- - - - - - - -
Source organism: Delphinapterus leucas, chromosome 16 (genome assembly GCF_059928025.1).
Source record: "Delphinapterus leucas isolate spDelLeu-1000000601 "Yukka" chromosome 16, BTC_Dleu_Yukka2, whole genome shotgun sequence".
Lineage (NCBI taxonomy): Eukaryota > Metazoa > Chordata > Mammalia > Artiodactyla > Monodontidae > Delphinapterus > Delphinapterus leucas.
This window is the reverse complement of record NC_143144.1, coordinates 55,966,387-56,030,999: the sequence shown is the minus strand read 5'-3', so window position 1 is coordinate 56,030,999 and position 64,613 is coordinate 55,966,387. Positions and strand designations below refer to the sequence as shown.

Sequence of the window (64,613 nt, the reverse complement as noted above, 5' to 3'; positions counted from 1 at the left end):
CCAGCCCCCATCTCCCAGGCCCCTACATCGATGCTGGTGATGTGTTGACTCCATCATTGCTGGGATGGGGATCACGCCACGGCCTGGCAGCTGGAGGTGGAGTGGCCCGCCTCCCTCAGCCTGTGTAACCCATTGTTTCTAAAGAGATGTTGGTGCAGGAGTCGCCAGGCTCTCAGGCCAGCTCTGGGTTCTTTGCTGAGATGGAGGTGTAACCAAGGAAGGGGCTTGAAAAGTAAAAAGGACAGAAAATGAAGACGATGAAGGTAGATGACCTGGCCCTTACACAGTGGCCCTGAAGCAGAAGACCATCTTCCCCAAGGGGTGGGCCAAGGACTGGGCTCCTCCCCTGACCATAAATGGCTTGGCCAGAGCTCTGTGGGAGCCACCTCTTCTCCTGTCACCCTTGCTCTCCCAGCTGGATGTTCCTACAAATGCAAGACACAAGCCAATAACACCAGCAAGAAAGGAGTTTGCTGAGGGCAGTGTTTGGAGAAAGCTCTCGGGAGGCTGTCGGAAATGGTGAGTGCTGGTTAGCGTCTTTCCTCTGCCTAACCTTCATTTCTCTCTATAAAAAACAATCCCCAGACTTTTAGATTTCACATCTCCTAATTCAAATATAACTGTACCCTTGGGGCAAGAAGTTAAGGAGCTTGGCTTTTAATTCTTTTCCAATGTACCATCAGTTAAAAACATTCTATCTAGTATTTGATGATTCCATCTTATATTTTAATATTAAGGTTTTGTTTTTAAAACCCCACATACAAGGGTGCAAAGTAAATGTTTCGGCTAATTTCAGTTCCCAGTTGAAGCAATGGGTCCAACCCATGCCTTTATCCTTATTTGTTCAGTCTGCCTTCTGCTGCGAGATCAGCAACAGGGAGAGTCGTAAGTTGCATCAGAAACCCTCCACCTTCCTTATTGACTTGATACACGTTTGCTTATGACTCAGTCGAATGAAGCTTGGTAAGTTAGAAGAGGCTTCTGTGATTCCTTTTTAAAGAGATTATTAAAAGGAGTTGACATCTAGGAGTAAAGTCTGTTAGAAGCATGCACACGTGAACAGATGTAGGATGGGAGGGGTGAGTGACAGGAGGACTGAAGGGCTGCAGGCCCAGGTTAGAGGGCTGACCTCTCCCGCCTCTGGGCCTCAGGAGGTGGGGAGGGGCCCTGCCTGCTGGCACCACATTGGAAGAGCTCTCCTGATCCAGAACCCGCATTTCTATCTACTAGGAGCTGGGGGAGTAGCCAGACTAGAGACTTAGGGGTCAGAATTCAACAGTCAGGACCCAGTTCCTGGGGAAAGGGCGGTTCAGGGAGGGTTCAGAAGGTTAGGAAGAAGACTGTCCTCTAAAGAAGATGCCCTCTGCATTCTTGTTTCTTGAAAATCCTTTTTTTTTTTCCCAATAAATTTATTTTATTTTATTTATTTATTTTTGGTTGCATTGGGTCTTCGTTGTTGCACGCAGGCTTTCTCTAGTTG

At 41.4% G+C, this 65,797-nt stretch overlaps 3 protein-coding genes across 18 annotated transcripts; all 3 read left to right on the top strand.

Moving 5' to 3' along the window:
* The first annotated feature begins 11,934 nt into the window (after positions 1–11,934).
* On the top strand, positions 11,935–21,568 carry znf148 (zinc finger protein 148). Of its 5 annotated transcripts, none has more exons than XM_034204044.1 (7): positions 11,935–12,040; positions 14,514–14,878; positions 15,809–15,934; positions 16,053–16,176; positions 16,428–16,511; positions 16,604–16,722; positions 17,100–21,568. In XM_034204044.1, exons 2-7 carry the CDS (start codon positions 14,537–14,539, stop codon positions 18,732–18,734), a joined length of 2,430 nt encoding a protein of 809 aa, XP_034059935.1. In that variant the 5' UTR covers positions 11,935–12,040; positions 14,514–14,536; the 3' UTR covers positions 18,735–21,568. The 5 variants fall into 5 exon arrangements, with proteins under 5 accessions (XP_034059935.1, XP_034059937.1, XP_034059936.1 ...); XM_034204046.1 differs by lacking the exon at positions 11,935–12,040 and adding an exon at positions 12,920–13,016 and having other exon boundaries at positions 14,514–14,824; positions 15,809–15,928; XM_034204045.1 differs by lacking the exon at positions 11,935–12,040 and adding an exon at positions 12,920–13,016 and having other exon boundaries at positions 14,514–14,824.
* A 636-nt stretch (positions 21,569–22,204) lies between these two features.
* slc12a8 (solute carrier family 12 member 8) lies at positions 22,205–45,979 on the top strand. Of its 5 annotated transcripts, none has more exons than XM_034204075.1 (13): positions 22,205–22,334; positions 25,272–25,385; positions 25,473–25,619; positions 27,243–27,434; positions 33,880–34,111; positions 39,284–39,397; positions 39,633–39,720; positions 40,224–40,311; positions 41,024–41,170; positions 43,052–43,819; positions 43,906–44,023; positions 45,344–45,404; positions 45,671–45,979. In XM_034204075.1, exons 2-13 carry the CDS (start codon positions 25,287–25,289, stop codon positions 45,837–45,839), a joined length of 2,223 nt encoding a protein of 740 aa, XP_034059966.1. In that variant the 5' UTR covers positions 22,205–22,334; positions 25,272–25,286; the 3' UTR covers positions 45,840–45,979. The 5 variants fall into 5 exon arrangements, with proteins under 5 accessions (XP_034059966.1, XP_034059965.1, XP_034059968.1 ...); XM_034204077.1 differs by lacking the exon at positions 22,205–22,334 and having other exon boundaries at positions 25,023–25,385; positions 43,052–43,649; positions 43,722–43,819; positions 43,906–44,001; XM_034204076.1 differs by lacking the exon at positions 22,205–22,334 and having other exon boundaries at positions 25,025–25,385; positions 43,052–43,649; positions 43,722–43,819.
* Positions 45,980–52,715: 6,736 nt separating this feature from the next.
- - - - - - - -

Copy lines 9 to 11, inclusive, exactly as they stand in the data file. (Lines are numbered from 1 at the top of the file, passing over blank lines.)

* The first annotated feature begins 11,934 nt into the window (after positions 1–11,934).
* On the top strand, positions 11,935–21,568 carry znf148 (zinc finger protein 148). Of its 5 annotated transcripts, none has more exons than XM_034204044.1 (7): positions 11,935–12,040; positions 14,514–14,878; positions 15,809–15,934; positions 16,053–16,176; positions 16,428–16,511; positions 16,604–16,722; positions 17,100–21,568. In XM_034204044.1, exons 2-7 carry the CDS (start codon positions 14,537–14,539, stop codon positions 18,732–18,734), a joined length of 2,430 nt encoding a protein of 809 aa, XP_034059935.1. In that variant the 5' UTR covers positions 11,935–12,040; positions 14,514–14,536; the 3' UTR covers positions 18,735–21,568. The 5 variants fall into 5 exon arrangements, with proteins under 5 accessions (XP_034059935.1, XP_034059937.1, XP_034059936.1 ...); XM_034204046.1 differs by lacking the exon at positions 11,935–12,040 and adding an exon at positions 12,920–13,016 and having other exon boundaries at positions 14,514–14,824; positions 15,809–15,928; XM_034204045.1 differs by lacking the exon at positions 11,935–12,040 and adding an exon at positions 12,920–13,016 and having other exon boundaries at positions 14,514–14,824.
* A 636-nt stretch (positions 21,569–22,204) lies between these two features.